Explosions were registered by seismologists in Sweden over the last 36 hours, according to the country’s national broadcaster SVT, in the same areas where gas leaks were reported to have occurred at the Nord Stream 1 and 2 pipelines yesterday, stoking fears that the projects were sabotaged.
“SVT can reveal that measuring stations in both Sweden and Denmark registered strong underwater explosions in the same area as the gas leaks on Monday,” SVT reported. Bjorn Lund, a lecturer in seismology at the Swedish National Seismic Network, SNSN, was quoted by the broadcaster as saying “there is no doubt that these are explosions.” The first blast was recorded at 02:03 in the early morning of September 26, and the second at 19:04 in the evening.
Germany’s government considers sabotage a likely cause of the leaks, according to a report by national daily Tagesspiegel on September 27, while the Kremlin has said it cannot rule out sabotage as a possibility. Denmark’s prime minister Mette Frederiksen has said the same.
The Kremlin also did not rule out foul play. Kremlin spokesman Dmitry Peskov said the two gas pipelines could be sabotaged.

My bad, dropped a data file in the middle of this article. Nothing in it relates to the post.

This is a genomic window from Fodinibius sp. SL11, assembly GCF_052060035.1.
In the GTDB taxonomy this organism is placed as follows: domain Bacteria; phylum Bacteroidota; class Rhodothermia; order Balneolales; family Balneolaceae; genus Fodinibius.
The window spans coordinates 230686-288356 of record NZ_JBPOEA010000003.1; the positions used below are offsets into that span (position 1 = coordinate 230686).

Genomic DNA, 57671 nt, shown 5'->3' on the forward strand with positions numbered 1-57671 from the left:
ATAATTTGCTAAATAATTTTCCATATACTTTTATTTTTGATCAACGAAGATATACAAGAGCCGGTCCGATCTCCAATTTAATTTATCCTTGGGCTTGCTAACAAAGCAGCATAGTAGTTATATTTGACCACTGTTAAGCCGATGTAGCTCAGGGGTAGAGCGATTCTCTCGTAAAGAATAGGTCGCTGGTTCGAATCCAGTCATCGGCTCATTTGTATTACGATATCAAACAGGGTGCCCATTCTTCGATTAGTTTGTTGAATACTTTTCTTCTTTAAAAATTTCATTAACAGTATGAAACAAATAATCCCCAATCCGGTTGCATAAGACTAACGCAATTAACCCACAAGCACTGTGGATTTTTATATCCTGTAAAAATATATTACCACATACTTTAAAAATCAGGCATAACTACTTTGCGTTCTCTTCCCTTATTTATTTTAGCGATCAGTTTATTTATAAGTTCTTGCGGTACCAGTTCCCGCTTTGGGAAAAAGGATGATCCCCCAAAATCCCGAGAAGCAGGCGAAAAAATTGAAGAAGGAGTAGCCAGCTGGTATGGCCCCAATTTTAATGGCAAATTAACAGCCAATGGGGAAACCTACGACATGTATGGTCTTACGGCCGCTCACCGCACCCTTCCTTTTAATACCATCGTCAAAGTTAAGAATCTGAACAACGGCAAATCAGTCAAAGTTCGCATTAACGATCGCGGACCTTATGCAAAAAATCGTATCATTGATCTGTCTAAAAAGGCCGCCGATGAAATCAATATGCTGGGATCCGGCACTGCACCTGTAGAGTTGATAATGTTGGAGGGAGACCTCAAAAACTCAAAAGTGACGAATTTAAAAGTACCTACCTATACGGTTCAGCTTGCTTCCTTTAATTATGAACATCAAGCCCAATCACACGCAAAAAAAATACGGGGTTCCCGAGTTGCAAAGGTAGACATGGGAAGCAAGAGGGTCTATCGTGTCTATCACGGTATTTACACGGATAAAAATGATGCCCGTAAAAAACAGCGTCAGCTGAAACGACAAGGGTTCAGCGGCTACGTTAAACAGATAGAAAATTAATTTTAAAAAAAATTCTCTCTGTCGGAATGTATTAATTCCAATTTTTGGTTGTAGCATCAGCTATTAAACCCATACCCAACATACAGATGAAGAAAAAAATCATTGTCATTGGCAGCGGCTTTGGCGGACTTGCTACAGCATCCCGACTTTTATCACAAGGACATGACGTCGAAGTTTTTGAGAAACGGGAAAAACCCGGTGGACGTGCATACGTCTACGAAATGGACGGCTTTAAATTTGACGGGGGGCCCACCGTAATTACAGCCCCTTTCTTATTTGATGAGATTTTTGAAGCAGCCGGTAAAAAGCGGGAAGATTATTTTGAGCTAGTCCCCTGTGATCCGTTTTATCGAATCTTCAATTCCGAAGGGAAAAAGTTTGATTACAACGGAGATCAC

"Now we can't rule out any option," he told reporters responding to a relevant question from TASS. "Obviously, there is some kind of destruction of the pipe, and as for what caused it, before the results of the research appear, we cannot rule out any single way," he added.
Peskov stressed that "certainly, this is an issue related to the energy security of the entire continent."
Meanwhile, Ukraine has already blamed Russia, with Mikhaila Podolyak, head of the office of Ukraine’s president, describing it as “an act of aggression towards the EU.” “Russia wants to destabilise the economic situation in Europe and cause pre-winter panic,” he tweeted.
Denmark’s armed forces have released a video showing methane bubbles boiling up to the surface of the sea, with the largest leak causing a surface disturbance of well over a 1 km in diameter.
The Danish Energy Agency meanwhile estimates that it could take a week for the gas to stop draining out of Nord Stream 2. While the pipeline has never flowed gas commercially, it was nevertheless filled with methane last year as part of pre-commissioning work. Likewise Nord Stream 1, even though it halted gas flow at the end of August, would still have been full of gas in order to maintain pressure. According to Nord Stream 1’s operator, three of the four strings that make up the two pipelines have suffered leaks, describing the damage as “unprecedented.”
While European gas prices did not respond to initial reports of the gas leaks, they are currently up close to 7% on the previous trading price, at €185/MWh.